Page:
The walk from CP4 to CP5 was challenging., but the views from the top of Kai Kung San at about 399m were reward enough. You could see the bright twinkling lights of Hong Kong in the clear night sky.  The  sweeper groups changed regularly, but all were good.  Sometimes they would be with me,  sometimes they would keep pace with other runners. They would talk to me  in Cantonese, telling me how to walk the trails, ” Relax, be light-footed,” they said – ” breathe deeply and  find a rhythm “.

 I found I liked walking in the dark cold of the night and enjoyed the silent communication with the  woods and trees. Limited light and moonlight were enough  in some parts, but when the rocks and uneven steps appeared I began to get into difficulty.   As the night wore on, my lights dimmed further and the rocks and the deep steps took on a life of its own. Shadows danced around the flickering beam of the headlights and  I found it difficult to judge the height of the steps. Earlier in the day, the dry rivulets that were filled with brown leaves were delightful to play in. At night their meandering   paths became traps for the unwary.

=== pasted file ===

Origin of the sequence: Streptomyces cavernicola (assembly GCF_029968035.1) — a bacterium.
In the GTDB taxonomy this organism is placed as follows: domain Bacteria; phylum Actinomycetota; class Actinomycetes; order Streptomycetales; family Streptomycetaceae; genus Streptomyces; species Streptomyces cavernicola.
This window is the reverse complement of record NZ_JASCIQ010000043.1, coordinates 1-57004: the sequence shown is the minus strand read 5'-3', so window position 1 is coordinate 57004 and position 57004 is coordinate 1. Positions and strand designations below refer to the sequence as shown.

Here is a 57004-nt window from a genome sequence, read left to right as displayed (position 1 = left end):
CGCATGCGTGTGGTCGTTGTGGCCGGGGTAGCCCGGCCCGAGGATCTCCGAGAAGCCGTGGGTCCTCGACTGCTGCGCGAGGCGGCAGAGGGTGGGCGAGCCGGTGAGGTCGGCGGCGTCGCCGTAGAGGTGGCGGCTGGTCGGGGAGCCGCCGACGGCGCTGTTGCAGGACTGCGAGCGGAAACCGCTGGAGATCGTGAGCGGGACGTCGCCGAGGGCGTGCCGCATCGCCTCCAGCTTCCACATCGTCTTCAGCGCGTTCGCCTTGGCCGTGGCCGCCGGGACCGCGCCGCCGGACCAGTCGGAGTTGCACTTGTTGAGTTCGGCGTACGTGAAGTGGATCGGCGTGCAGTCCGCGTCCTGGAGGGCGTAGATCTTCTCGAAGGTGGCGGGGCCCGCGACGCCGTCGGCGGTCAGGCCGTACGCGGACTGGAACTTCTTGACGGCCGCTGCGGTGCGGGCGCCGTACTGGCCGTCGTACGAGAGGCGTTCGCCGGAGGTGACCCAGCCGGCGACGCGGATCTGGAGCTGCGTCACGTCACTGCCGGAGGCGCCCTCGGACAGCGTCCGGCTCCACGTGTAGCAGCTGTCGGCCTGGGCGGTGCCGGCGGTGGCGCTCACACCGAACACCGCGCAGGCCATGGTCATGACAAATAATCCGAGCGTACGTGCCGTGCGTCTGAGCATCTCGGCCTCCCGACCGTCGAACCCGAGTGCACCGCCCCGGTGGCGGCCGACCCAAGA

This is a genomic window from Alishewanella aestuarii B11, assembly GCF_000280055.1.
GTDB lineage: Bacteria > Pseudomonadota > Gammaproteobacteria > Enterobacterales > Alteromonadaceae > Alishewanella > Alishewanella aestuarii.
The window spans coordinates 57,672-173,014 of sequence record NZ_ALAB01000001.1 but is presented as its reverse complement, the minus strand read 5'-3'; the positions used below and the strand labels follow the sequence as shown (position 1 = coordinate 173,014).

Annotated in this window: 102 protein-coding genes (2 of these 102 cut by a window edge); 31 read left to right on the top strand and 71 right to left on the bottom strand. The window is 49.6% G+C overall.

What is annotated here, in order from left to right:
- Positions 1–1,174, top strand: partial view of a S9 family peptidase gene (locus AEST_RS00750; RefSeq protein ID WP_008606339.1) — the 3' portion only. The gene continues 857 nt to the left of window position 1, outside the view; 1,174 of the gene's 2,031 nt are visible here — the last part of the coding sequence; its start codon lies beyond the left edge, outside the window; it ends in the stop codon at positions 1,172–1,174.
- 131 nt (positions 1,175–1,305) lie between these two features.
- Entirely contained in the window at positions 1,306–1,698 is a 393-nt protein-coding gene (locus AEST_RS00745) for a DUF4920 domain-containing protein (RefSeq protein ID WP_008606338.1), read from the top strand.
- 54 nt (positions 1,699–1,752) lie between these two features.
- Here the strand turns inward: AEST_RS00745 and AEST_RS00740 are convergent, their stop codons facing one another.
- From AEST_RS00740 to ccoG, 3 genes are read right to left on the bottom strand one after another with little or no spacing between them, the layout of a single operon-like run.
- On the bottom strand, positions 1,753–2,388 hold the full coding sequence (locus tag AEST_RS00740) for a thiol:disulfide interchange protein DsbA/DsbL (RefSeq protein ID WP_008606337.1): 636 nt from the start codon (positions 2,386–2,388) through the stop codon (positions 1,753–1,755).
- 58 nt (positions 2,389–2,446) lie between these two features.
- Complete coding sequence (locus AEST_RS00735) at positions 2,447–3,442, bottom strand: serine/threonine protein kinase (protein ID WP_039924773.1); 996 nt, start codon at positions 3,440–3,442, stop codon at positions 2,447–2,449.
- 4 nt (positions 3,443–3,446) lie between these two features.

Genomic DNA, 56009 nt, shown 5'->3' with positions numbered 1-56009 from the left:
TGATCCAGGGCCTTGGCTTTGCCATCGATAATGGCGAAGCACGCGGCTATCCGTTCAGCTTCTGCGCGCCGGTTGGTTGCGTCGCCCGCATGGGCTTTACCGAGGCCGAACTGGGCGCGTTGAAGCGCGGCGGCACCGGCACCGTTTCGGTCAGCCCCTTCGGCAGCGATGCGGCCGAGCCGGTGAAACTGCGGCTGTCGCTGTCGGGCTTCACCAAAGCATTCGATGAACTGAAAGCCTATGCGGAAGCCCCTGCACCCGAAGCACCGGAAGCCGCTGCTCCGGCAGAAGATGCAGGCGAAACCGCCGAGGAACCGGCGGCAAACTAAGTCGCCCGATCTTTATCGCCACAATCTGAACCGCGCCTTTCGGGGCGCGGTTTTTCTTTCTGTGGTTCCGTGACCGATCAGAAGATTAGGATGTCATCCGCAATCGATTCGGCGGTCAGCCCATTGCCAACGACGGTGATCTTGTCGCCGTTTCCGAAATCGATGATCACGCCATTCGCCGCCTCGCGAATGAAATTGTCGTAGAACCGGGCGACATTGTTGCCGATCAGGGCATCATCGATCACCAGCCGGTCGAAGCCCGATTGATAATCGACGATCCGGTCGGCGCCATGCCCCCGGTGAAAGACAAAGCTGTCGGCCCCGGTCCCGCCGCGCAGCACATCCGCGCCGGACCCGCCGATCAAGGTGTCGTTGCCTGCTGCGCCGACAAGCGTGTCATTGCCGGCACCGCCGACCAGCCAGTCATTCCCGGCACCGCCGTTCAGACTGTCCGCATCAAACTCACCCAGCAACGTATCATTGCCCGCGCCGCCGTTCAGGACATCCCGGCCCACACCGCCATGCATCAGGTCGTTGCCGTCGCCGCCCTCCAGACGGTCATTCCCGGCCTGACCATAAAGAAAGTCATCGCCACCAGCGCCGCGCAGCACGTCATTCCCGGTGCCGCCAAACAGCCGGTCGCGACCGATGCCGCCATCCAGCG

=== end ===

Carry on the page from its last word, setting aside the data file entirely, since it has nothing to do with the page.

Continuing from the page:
CP5

At CP5, My margin was trimmed to half an hour. This was also the drop bag area, so I retrieved my drop bag,  planning to put the old torch into the bag and continue with the new torch. Unfortunately in the rush to get going, I couldn’t put  any food into my own furnace and  I threw my new torch  and probably my spare batteries ( or maybe I dropped them somewhere when I was fiddling with beanies and jackets) –  into the drop bag and hared off with my old torch.

For the first kilometer I was happy,  alone and making good headway.  Then I realised – oops no pink ribbon and all that reflective material I saw in the woods was the white of the bamboo .  So I hared back, to check if  I was on the right path – I found one pink ribbon –  and went back again. Then I reached a three-way junction and couldn’t decide where to go as I couldn’t find an arrow – only some reflective tape round a post.  So I ventured a few meters down each one , then gave up and decided to wait for the sweeper group.

The route from Cp5 to Cp6 contained several climbs including one long walk across a ridge where I almost got blown off by some strong winds.  Later, as my light dimmed,  the lone sweeper  tried to light the way from behind but that caused my own shadow  to fall in front of me – creating a black void where I was supposed to tread.  So while I loved walking in the monochromatic  colours of the night,  I guess if you aren’t used to the trail, its much safer to get some light.  My poor long suffering sweeper loaned me his spare torch and we slowed to a crawl and chatted about life and the Hong Kong trails all the way to CP6.  He told me that by himself, he would have finished the 100k trail in less than 12 hours.